spoonful. One dollar United States currency was worth $10 in Confederate money. The banks at Richmond paid $15 in Confederate for $1 United States currency. The Confederate currency was not looked upon as money, hence the term as above. Mallory had sold two spoonfuls of the sugar receiving two Confederate dollars. Our prospects for an extra ration looked bright from the sale of the sugar, and the getting of our money besides. Suddenly a raider came along, and Mallory, not being on the look-out, the fellow having his hat in one hand, with the other, in an instant, brushed the sugar off the plate into his hat, and leaped out of sight. We were now $2.50 out and one-half of the sugar. Coming back to the tent he felt discouraged. We took the balance of the sugar and both went on the market. A friend showed us how to handle it. By stirring, it livened it up and made a larger number of spoonfuls to the pound. By night we had sold out and were two dollars in "Confed" ahead. We kept up our trade occasionally, which kept us from starving and helping some of our sick tentmates.

The concluding portions of my story will appear at a later date.

GEORGE W. VROOMAN,

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CHICAGO PRIOR TO 1840.

XII.

JOSEPH PEACOCK.

The early settlers of Chicago, the founders of the city as they will always be regarded, were largely Americans, who came from the Eastern States, but along with these came a sprinkling of other nationalities, and the most prominent representatives of foreign countries were Englishmen. Keenly alive to the advantages of a country which has just begun the process of development, and fitted by nature and education to take an important part in building up the commerce and advancing the civilization of new communities, Englishmen have been pioneers in all parts of the world, and in the United States they have been especially conspicious among those who have laid the foundations of prosperous commonwealths. As the representatives of a great commercial nation, they have given attention, as a rule, to matters of trade and commerce, rather than to affairs of State or the shaping of political institutions, and hence they have been more prominent in the business than in the political world. Everywhere, however, they have been recognized as among the most valuable citizens of the Republic, and those who were among the first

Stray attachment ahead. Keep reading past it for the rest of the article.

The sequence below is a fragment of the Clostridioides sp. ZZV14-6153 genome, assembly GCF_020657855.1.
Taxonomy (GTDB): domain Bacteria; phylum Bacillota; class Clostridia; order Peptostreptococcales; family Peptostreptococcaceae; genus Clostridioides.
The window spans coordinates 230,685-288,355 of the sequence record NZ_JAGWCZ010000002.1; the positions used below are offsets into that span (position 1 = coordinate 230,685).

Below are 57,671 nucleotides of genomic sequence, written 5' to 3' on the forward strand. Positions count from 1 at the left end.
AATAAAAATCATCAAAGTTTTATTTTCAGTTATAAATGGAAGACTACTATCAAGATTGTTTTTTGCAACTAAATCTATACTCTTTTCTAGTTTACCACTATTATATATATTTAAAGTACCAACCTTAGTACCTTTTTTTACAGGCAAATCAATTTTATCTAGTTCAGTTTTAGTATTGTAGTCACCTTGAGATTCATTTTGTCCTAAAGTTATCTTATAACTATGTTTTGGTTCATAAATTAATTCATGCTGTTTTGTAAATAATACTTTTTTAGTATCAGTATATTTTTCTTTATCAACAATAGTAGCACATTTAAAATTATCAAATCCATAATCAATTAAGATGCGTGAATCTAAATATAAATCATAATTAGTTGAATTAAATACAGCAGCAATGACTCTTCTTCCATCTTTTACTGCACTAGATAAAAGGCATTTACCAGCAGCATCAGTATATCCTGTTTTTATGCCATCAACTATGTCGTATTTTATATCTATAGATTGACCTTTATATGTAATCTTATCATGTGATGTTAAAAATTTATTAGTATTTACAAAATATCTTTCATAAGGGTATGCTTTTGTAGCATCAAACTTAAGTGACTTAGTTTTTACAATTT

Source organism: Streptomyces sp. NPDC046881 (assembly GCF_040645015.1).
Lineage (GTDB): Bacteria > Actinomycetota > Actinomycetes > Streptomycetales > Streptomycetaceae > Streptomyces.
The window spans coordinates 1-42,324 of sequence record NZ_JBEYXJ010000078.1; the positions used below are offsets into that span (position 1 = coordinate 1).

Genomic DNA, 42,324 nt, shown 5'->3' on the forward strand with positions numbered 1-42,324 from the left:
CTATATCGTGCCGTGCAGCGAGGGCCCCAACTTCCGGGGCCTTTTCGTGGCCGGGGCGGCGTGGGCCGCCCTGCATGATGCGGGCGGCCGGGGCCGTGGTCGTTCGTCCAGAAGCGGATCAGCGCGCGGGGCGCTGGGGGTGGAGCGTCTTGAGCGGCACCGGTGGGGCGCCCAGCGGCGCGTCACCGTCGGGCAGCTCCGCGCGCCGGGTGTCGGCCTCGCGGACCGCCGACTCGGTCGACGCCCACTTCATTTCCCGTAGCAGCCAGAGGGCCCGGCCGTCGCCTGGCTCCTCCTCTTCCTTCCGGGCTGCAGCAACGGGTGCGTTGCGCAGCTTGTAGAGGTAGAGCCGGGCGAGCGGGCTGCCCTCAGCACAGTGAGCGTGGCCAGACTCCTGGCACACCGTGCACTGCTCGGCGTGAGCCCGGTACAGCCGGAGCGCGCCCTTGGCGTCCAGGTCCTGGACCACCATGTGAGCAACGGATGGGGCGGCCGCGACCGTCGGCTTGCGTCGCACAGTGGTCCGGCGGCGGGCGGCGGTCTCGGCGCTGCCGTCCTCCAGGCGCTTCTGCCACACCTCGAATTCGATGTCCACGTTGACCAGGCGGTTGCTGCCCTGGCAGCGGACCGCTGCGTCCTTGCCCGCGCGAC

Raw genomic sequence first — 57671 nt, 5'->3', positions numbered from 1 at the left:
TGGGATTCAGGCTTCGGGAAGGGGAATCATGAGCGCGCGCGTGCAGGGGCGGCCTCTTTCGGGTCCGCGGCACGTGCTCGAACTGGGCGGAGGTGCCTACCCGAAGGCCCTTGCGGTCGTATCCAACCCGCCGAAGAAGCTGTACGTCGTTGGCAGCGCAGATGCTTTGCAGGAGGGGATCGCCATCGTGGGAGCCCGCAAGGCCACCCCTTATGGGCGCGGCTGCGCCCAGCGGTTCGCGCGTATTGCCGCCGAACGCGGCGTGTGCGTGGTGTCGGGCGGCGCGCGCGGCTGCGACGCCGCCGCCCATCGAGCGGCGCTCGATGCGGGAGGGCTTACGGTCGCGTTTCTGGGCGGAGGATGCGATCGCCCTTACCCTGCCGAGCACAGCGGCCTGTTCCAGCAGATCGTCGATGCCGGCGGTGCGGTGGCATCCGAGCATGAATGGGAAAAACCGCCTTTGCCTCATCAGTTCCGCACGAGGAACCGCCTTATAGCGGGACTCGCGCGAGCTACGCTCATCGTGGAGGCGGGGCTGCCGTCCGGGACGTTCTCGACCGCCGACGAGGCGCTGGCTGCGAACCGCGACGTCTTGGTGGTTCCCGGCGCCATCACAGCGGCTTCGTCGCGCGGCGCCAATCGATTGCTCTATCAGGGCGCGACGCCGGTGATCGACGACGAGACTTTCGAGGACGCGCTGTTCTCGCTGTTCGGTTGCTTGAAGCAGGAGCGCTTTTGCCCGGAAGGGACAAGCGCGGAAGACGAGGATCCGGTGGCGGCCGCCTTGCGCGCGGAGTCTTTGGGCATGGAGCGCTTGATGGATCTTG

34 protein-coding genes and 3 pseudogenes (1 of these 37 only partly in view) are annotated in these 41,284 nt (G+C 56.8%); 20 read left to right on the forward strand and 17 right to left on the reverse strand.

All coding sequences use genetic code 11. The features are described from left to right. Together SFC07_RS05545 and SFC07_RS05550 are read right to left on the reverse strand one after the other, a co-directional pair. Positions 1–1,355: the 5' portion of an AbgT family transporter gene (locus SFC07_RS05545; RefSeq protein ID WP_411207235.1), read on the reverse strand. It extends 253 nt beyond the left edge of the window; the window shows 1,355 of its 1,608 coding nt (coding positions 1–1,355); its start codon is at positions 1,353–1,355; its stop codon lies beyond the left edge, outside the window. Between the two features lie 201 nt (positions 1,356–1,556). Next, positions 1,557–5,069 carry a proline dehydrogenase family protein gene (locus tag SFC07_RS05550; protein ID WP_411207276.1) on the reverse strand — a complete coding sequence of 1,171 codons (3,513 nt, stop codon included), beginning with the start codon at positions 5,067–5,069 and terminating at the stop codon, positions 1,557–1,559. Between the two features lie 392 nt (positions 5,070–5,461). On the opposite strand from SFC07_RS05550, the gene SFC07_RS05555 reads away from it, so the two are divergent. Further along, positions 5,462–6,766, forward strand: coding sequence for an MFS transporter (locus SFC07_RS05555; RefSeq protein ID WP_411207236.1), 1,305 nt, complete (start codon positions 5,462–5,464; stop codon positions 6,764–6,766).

settlers of Chicago were no exception to the rule.

Joseph Peacock was one of the men who established themselves in business in Chicago, while it was still a village, became identified with one of its leading industries in later years, and ended a busy and useful life in a great city which had grown up under his observation. The family to which he belonged was a well known English family. His grandfather, Elijah Peacock, at one time a farmer of Bedfordshire, England, was noted for his piety and philanthropy. His father, William Peacock, was educated at a boarding school located in Huntingdonshire, near Kimbolton Castle, and after he had completed his education learned the jeweler's trade. He married Susannah Caldecot, sister of the somewhat noted Dr. Caldecot who accompanied an expedition to Africa and died there about the beginning of the present century.

William Peacock was an accomplished watchmaker, and followed that business as long as he engaged actively in trade. Joseph Peacock, his son, was one of a family of six children, four boys and two girls, all of whom